The Virgin Islands Industrial Hemp Commission has awarded the U.S. territory’s first commercial hemp grower license and hemp seed distributor permit under a plan approved earlier this year by the U.S. Department of Agriculture (USDA).
The licensee, Crucian Hemp Farms LLP, said it will grow five acres of hemp at its 125-acre farm in Enfield Green in the first year, and then gradually ramp up fields.
$4 million raised
Jack Thomas, a fund manager on the Crucian Hemp Farms project, said $4 million of $9 million in financing needed for the project has already been raised, and that the company has leased land and purchased greenhouses and other equipment for organic production.
USDA approved the territory’s official hemp plan last May, giving research and production oversight to the territory’s Department of Agriculture, the University of the Virgin Islands (UVI) and the Hemp Commission, which comprises business leaders and government officials.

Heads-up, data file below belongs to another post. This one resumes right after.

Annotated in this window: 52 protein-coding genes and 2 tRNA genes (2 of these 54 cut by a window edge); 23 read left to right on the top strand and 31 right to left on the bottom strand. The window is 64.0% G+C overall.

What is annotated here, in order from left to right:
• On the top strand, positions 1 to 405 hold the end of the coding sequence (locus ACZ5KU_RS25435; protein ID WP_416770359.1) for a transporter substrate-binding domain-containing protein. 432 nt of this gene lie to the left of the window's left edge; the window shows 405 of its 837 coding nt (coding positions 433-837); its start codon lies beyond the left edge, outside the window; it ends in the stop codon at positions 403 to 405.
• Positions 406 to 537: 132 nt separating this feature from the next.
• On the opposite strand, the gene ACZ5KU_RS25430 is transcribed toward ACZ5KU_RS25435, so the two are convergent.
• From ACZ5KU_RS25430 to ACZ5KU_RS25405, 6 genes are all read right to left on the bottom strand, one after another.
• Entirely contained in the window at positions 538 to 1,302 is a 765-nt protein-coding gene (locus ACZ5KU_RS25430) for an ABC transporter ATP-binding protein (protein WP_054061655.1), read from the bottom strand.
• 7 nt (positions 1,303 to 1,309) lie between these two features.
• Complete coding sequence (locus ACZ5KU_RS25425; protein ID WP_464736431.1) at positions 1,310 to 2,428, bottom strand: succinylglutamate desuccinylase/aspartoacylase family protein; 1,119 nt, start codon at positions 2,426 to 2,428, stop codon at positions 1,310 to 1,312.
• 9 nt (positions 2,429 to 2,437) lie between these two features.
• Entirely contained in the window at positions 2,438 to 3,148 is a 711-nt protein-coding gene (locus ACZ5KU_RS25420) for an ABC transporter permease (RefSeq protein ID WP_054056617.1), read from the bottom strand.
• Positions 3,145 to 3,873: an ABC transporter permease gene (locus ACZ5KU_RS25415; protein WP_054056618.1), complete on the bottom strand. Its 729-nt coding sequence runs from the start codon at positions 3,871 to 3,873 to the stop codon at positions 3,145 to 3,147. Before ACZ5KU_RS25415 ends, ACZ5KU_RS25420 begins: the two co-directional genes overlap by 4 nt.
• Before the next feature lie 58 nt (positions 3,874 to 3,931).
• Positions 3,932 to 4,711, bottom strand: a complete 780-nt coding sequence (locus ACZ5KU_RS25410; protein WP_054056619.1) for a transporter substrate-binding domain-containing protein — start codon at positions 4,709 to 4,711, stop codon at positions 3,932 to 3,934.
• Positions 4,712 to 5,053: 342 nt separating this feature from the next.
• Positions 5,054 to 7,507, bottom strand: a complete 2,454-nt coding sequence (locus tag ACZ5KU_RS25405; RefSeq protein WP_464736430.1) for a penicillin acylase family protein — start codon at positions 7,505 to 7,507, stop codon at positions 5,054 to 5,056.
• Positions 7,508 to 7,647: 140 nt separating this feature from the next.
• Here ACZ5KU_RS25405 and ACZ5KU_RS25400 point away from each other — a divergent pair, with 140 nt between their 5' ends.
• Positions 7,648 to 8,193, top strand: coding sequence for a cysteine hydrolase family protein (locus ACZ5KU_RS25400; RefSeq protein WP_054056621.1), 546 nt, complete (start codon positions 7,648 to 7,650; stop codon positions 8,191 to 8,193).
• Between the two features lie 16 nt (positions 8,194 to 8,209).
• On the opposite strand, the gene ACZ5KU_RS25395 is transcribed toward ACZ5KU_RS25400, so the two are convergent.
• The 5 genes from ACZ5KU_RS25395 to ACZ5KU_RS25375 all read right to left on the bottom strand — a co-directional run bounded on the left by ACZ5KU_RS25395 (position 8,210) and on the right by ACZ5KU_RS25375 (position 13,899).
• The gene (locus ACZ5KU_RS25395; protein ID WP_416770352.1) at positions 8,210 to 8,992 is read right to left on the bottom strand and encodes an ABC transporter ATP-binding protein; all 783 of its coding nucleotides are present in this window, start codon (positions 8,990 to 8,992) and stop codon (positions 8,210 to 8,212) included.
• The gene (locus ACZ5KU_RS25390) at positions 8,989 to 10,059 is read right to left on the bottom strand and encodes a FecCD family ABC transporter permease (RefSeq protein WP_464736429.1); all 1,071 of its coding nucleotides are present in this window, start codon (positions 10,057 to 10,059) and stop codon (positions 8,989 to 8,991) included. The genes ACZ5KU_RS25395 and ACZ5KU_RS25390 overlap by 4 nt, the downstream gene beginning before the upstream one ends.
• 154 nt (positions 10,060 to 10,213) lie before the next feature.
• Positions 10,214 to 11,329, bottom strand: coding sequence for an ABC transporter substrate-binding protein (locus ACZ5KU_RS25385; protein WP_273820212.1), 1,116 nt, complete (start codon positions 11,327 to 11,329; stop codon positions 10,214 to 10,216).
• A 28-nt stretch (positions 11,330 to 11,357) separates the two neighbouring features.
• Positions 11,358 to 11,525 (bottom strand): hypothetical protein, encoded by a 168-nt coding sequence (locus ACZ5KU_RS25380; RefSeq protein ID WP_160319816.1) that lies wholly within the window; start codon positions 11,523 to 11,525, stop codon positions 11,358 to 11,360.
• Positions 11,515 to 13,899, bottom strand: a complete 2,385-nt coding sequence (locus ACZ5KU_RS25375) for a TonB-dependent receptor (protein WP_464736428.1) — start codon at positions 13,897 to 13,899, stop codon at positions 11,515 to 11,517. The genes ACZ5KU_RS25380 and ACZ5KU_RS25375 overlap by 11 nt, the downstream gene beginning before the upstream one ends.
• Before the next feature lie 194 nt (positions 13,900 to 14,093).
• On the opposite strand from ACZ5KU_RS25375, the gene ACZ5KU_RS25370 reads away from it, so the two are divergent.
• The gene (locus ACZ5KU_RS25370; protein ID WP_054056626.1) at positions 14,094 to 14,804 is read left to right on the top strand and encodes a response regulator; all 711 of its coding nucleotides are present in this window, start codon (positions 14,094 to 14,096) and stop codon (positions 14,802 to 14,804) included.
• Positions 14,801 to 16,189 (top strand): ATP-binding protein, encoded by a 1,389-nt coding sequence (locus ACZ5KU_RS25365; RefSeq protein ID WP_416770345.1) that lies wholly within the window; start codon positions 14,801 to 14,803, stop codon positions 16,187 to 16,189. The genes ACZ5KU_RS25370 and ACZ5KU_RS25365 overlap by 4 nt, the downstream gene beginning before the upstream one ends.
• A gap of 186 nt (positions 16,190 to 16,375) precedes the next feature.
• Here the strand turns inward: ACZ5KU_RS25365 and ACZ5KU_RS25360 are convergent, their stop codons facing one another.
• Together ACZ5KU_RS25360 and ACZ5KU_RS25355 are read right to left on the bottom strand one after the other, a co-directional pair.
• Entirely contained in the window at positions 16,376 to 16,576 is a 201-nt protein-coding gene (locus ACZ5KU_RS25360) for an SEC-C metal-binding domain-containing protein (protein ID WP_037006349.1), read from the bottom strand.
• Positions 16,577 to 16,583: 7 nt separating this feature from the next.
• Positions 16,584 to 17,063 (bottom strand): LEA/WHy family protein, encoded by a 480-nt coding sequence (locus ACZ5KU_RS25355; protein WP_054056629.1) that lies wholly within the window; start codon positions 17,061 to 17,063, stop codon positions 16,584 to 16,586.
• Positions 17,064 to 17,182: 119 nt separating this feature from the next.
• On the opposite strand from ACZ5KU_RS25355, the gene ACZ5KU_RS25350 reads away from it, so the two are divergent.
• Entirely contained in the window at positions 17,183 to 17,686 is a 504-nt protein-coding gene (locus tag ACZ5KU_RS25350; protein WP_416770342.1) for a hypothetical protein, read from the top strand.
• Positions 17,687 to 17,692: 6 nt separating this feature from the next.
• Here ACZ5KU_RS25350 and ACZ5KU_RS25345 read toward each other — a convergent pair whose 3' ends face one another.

Positive T.A. Nelson, agriculture commissioner and chairman of the Hemp Commission, said the commission met with Crucian representatives last week and determined the company has met USDA requirements.
Members of the Hemp Commission, who voted unanimously in favor of granting Crucian Hemp Farms the license, include Nelson; UVI president David Hall; Police Commissioner Trevor Velinor; Richard Evangelista, commissioner of the V.I. Department of Licensing and Consumer Affairs; Sen. Allison DeGazon; Lawrence Alfred and Carol Jacobs.
The U.S. Virgin Islands was the first U.S. territory to receive USDA approval for hemp production under interim final in the 2018 Farm Bill. The Virgin Islands has not previously produced hemp, but CBD products are sold in the territory.